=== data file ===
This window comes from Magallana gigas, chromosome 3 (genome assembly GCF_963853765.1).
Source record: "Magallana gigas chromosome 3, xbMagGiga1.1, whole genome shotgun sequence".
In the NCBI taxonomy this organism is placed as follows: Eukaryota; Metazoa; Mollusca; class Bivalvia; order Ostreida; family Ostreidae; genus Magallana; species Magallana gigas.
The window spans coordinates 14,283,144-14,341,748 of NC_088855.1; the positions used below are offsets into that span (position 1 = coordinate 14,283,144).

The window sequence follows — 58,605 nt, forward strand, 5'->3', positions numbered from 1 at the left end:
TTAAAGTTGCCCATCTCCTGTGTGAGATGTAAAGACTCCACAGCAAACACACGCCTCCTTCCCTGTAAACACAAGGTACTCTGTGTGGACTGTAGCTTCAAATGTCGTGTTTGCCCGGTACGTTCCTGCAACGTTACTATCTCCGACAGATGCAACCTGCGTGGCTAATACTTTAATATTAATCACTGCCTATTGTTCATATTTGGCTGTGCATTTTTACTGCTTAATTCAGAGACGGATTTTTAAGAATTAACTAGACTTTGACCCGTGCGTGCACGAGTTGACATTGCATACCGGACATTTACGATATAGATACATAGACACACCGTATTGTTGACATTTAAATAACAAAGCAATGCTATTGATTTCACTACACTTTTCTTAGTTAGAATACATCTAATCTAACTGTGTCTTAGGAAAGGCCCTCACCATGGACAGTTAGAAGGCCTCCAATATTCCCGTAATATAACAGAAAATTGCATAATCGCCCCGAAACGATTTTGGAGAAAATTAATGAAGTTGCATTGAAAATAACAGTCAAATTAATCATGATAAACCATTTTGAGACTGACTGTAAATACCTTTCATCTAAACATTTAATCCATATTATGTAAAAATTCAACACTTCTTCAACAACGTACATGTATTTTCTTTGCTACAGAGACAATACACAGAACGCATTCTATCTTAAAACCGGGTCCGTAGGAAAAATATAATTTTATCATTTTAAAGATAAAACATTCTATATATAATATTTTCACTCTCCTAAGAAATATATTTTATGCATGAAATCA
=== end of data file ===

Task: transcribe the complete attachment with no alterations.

This window comes from Magallana gigas, chromosome 3 (genome assembly GCF_963853765.1).
Source record: "Magallana gigas chromosome 3, xbMagGiga1.1, whole genome shotgun sequence".
In the NCBI taxonomy this organism is placed as follows: Eukaryota; Metazoa; Mollusca; class Bivalvia; order Ostreida; family Ostreidae; genus Magallana; species Magallana gigas.
The window spans coordinates 14,283,144-14,341,748 of NC_088855.1; the positions used below are offsets into that span (position 1 = coordinate 14,283,144).

The window sequence follows — 58,605 nt, forward strand, 5'->3', positions numbered from 1 at the left end:
TTAAAGTTGCCCATCTCCTGTGTGAGATGTAAAGACTCCACAGCAAACACACGCCTCCTTCCCTGTAAACACAAGGTACTCTGTGTGGACTGTAGCTTCAAATGTCGTGTTTGCCCGGTACGTTCCTGCAACGTTACTATCTCCGACAGATGCAACCTGCGTGGCTAATACTTTAATATTAATCACTGCCTATTGTTCATATTTGGCTGTGCATTTTTACTGCTTAATTCAGAGACGGATTTTTAAGAATTAACTAGACTTTGACCCGTGCGTGCACGAGTTGACATTGCATACCGGACATTTACGATATAGATACATAGACACACCGTATTGTTGACATTTAAATAACAAAGCAATGCTATTGATTTCACTACACTTTTCTTAGTTAGAATACATCTAATCTAACTGTGTCTTAGGAAAGGCCCTCACCATGGACAGTTAGAAGGCCTCCAATATTCCCGTAATATAACAGAAAATTGCATAATCGCCCCGAAACGATTTTGGAGAAAATTAATGAAGTTGCATTGAAAATAACAGTCAAATTAATCATGATAAACCATTTTGAGACTGACTGTAAATACCTTTCATCTAAACATTTAATCCATATTATGTAAAAATTCAACACTTCTTCAACAACGTACATGTATTTTCTTTGCTACAGAGACAATACACAGAACGCATTCTATCTTAAAACCGGGTCCGTAGGAAAAATATAATTTTATCATTTTAAAGATAAAACATTCTATATATAATATTTTCACTCTCCTAAGAAATATATTTTATGCATGAAATCA